After all, this is not about whether we need to reduce emissions – we do.  It is about how we do it in the most efficient manner which minimises economic dislocation.

How Australia will meet its 2030 target

Our target is a strong target and one that’s achievable for Australia without damaging our economy, destroying our businesses or costing jobs.

We will achieve this target through practical environmentalism – measures that boost productivity, reduce costs, increase technology uptake and improve the environment.

It is a target we will achieve with Direct Action measures, at the core of which will remain the Emissions Reduction Fund and its safeguard mechanism. These policies, complemented by the Renewable Energy Target (RET) and the National Energy Productivity Plan, will be the cornerstone of Australia’s emissions reduction efforts out to 2030 and beyond.

Office of Climate Change and Renewables Innovation

The Government has a strong suite of policies to meet its emissions reduction targets.

To better integrate these policies, promote innovation, attract investment and get the best value for taxpayers, I have created the Office of Climate Change and Renewables Innovation within my Department.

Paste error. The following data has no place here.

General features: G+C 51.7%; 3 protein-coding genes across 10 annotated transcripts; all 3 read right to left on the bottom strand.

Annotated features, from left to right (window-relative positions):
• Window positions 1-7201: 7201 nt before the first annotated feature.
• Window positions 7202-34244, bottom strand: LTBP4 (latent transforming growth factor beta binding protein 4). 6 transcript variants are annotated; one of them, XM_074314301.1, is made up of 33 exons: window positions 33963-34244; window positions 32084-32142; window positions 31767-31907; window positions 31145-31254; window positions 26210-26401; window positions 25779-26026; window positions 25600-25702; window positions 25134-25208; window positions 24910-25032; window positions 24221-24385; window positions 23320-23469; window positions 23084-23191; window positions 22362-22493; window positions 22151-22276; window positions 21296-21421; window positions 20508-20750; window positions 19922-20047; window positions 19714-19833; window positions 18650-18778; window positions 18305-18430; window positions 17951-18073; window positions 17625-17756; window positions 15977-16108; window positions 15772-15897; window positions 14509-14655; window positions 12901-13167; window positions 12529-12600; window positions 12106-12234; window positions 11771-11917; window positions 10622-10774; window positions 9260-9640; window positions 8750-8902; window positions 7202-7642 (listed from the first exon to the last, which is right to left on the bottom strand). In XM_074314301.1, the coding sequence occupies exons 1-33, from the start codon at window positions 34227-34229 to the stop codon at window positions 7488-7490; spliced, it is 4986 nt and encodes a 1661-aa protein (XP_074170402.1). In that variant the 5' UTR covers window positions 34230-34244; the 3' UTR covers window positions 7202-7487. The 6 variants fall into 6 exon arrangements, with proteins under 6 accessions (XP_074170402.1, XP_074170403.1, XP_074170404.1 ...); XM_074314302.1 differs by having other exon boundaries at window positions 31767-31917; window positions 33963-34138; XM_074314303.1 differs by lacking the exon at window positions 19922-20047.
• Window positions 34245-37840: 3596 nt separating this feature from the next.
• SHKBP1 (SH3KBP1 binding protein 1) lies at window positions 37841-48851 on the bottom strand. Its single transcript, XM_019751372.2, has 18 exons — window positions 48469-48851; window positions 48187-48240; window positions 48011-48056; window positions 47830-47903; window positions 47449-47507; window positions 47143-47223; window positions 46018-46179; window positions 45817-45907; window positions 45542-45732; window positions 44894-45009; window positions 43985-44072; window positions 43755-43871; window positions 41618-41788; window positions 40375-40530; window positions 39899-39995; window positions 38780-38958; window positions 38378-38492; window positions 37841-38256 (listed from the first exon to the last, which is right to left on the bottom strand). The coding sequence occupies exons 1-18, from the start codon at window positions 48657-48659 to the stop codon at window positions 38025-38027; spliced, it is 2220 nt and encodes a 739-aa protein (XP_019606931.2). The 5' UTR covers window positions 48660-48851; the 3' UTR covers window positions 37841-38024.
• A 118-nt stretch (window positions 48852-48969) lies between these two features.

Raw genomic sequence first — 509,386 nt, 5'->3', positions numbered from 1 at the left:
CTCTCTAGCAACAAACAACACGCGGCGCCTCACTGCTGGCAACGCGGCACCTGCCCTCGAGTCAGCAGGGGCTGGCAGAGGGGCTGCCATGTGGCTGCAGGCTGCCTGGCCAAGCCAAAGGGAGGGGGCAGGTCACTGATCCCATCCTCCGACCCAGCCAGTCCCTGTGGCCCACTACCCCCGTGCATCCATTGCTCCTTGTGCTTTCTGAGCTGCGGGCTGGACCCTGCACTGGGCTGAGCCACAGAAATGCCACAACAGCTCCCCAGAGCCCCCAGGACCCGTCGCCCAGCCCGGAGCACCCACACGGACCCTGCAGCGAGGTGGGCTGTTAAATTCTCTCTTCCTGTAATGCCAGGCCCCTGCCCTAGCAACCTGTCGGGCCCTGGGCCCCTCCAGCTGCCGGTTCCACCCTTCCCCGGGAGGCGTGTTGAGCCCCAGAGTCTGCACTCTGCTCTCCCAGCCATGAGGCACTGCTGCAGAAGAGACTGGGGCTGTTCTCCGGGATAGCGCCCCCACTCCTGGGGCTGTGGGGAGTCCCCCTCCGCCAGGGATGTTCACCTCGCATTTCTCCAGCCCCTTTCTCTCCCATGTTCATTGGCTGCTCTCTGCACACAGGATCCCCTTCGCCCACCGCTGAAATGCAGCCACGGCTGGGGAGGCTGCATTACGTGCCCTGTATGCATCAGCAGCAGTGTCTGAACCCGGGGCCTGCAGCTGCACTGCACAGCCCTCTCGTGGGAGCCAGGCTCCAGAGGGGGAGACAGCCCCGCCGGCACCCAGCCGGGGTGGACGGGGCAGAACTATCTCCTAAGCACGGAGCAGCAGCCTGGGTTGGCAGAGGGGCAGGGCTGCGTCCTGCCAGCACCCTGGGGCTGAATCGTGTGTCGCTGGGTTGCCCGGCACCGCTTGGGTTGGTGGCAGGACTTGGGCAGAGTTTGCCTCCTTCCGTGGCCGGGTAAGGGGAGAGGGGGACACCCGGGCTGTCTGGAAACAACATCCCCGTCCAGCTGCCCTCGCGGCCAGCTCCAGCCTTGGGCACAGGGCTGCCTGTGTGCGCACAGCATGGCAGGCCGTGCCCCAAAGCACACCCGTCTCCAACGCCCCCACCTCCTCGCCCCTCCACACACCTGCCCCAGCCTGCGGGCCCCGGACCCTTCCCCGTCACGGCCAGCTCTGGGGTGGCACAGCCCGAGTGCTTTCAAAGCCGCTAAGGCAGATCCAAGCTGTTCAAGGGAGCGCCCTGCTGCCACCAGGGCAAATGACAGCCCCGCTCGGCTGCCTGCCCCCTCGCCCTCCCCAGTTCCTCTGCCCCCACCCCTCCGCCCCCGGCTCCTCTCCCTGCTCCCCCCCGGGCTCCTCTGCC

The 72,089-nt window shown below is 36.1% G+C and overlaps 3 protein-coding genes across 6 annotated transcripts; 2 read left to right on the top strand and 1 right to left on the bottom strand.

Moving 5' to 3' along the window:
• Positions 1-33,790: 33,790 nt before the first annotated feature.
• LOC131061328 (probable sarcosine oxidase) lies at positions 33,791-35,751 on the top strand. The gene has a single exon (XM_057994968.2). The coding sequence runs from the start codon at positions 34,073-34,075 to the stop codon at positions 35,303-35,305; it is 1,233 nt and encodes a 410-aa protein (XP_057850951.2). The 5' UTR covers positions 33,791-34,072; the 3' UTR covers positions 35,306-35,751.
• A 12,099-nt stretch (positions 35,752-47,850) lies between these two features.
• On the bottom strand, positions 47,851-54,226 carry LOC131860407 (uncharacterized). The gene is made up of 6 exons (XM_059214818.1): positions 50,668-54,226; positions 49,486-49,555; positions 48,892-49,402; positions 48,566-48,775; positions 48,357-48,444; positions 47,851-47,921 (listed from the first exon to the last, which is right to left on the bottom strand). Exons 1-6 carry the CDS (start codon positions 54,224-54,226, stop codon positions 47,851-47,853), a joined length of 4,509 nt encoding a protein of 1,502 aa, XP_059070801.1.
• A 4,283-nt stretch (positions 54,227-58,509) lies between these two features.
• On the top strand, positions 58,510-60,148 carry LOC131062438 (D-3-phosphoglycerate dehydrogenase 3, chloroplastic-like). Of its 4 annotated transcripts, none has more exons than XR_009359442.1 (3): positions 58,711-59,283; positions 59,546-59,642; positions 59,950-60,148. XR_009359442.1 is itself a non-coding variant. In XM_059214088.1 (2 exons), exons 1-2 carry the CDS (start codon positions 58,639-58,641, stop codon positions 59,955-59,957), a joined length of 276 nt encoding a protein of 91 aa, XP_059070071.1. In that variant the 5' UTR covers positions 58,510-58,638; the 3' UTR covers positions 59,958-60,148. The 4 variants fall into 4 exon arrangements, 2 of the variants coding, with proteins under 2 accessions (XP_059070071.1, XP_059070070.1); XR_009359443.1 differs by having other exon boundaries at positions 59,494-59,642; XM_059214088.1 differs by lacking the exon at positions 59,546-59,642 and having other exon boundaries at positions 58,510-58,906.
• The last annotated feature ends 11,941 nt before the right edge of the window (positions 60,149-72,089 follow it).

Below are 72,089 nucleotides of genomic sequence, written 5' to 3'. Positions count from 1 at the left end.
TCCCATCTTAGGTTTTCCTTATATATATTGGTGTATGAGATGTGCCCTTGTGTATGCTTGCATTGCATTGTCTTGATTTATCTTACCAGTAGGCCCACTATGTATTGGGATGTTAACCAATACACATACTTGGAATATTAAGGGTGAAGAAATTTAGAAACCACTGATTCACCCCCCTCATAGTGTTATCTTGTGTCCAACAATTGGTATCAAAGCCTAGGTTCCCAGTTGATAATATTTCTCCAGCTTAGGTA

The Office brings together the Clean Energy Regulator, the Clean Energy Finance Corporation, the Australian Renewable Energy Agency, the Climate Change Authority and the climate change and renewable energy functions from my Department.

The Office will bring a fresh focus on the role of innovation to support emerging renewable and low-emissions technologies that will drive down emissions.

The new structure will ensure we are able to seize all opportunities to reduce emissions, increase investment in new technologies and support synergies across existing policies. The Office will also drive the direction of climate and renewables research in Australia.

Maximising these resources within the Office provides opportunities to leverage investments. The combined resources of the Clean Energy Finance Corporation, the Australian Renewable Energy Agency and the Emissions Reduction Fund will provide around $15 billion of support for clean technology and innovation. This is in addition to the support provided by the RET.

I am delighted that the Australian Renewable Energy Agency and the Clean Energy Finance Corporation have moved to my Environment Portfolio.

We want to make the best use of these organisations and their significant resources to ensure their work is synchronised with the RET and the Emissions Reduction Fund.

Technology and innovation will underpin the reduction in emissions required over coming decades to take significant action on climate change. Technology and innovation will also increase the productivity of our economy and will underpin strong economic growth and future prosperity for all Australians.